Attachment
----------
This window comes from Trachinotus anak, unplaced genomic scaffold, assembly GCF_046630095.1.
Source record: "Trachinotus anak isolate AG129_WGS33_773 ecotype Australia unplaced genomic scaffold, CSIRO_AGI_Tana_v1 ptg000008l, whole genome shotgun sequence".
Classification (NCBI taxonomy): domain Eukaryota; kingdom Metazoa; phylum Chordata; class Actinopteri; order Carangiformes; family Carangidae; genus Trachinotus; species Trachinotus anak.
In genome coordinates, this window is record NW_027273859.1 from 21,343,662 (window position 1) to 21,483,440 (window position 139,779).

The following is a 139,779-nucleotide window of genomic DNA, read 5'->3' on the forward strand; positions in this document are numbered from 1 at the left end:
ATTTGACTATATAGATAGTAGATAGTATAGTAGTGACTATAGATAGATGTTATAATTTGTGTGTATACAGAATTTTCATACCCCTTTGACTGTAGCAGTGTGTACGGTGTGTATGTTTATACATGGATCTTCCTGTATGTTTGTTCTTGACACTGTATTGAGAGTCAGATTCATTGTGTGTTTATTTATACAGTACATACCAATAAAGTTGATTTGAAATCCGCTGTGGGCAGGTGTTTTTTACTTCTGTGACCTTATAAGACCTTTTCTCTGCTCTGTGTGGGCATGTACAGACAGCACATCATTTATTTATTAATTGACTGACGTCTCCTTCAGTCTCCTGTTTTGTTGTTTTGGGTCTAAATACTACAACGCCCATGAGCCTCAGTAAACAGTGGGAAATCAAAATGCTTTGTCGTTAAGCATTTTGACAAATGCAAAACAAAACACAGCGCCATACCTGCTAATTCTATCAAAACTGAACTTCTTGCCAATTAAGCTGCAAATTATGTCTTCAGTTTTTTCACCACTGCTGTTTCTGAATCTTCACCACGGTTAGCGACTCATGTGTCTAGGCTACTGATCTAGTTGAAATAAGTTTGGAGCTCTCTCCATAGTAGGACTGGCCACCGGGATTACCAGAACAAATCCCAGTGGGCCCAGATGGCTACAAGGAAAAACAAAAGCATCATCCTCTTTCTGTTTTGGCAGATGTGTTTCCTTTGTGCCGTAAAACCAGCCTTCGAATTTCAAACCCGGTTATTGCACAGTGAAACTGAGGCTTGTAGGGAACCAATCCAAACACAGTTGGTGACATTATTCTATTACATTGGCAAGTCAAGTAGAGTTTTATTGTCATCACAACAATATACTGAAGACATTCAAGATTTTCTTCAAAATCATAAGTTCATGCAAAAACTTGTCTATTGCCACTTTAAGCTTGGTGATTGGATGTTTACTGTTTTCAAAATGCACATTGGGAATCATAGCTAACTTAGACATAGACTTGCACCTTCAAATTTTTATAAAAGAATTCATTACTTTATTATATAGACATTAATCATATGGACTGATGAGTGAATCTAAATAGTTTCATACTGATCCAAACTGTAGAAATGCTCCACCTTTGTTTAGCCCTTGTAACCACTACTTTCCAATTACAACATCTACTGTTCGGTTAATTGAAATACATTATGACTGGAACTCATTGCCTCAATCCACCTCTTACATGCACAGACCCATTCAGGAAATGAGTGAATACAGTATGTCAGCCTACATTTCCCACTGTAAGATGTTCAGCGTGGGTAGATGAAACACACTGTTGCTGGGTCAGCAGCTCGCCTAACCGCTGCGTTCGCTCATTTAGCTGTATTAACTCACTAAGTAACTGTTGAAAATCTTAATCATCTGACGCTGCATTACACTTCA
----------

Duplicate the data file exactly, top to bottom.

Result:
This window comes from Trachinotus anak, unplaced genomic scaffold, assembly GCF_046630095.1.
Source record: "Trachinotus anak isolate AG129_WGS33_773 ecotype Australia unplaced genomic scaffold, CSIRO_AGI_Tana_v1 ptg000008l, whole genome shotgun sequence".
Classification (NCBI taxonomy): domain Eukaryota; kingdom Metazoa; phylum Chordata; class Actinopteri; order Carangiformes; family Carangidae; genus Trachinotus; species Trachinotus anak.
In genome coordinates, this window is record NW_027273859.1 from 21,343,662 (window position 1) to 21,483,440 (window position 139,779).

The following is a 139,779-nucleotide window of genomic DNA, read 5'->3' on the forward strand; positions in this document are numbered from 1 at the left end:
ATTTGACTATATAGATAGTAGATAGTATAGTAGTGACTATAGATAGATGTTATAATTTGTGTGTATACAGAATTTTCATACCCCTTTGACTGTAGCAGTGTGTACGGTGTGTATGTTTATACATGGATCTTCCTGTATGTTTGTTCTTGACACTGTATTGAGAGTCAGATTCATTGTGTGTTTATTTATACAGTACATACCAATAAAGTTGATTTGAAATCCGCTGTGGGCAGGTGTTTTTTACTTCTGTGACCTTATAAGACCTTTTCTCTGCTCTGTGTGGGCATGTACAGACAGCACATCATTTATTTATTAATTGACTGACGTCTCCTTCAGTCTCCTGTTTTGTTGTTTTGGGTCTAAATACTACAACGCCCATGAGCCTCAGTAAACAGTGGGAAATCAAAATGCTTTGTCGTTAAGCATTTTGACAAATGCAAAACAAAACACAGCGCCATACCTGCTAATTCTATCAAAACTGAACTTCTTGCCAATTAAGCTGCAAATTATGTCTTCAGTTTTTTCACCACTGCTGTTTCTGAATCTTCACCACGGTTAGCGACTCATGTGTCTAGGCTACTGATCTAGTTGAAATAAGTTTGGAGCTCTCTCCATAGTAGGACTGGCCACCGGGATTACCAGAACAAATCCCAGTGGGCCCAGATGGCTACAAGGAAAAACAAAAGCATCATCCTCTTTCTGTTTTGGCAGATGTGTTTCCTTTGTGCCGTAAAACCAGCCTTCGAATTTCAAACCCGGTTATTGCACAGTGAAACTGAGGCTTGTAGGGAACCAATCCAAACACAGTTGGTGACATTATTCTATTACATTGGCAAGTCAAGTAGAGTTTTATTGTCATCACAACAATATACTGAAGACATTCAAGATTTTCTTCAAAATCATAAGTTCATGCAAAAACTTGTCTATTGCCACTTTAAGCTTGGTGATTGGATGTTTACTGTTTTCAAAATGCACATTGGGAATCATAGCTAACTTAGACATAGACTTGCACCTTCAAATTTTTATAAAAGAATTCATTACTTTATTATATAGACATTAATCATATGGACTGATGAGTGAATCTAAATAGTTTCATACTGATCCAAACTGTAGAAATGCTCCACCTTTGTTTAGCCCTTGTAACCACTACTTTCCAATTACAACATCTACTGTTCGGTTAATTGAAATACATTATGACTGGAACTCATTGCCTCAATCCACCTCTTACATGCACAGACCCATTCAGGAAATGAGTGAATACAGTATGTCAGCCTACATTTCCCACTGTAAGATGTTCAGCGTGGGTAGATGAAACACACTGTTGCTGGGTCAGCAGCTCGCCTAACCGCTGCGTTCGCTCATTTAGCTGTATTAACTCACTAAGTAACTGTTGAAAATCTTAATCATCTGACGCTGCATTACACTTCA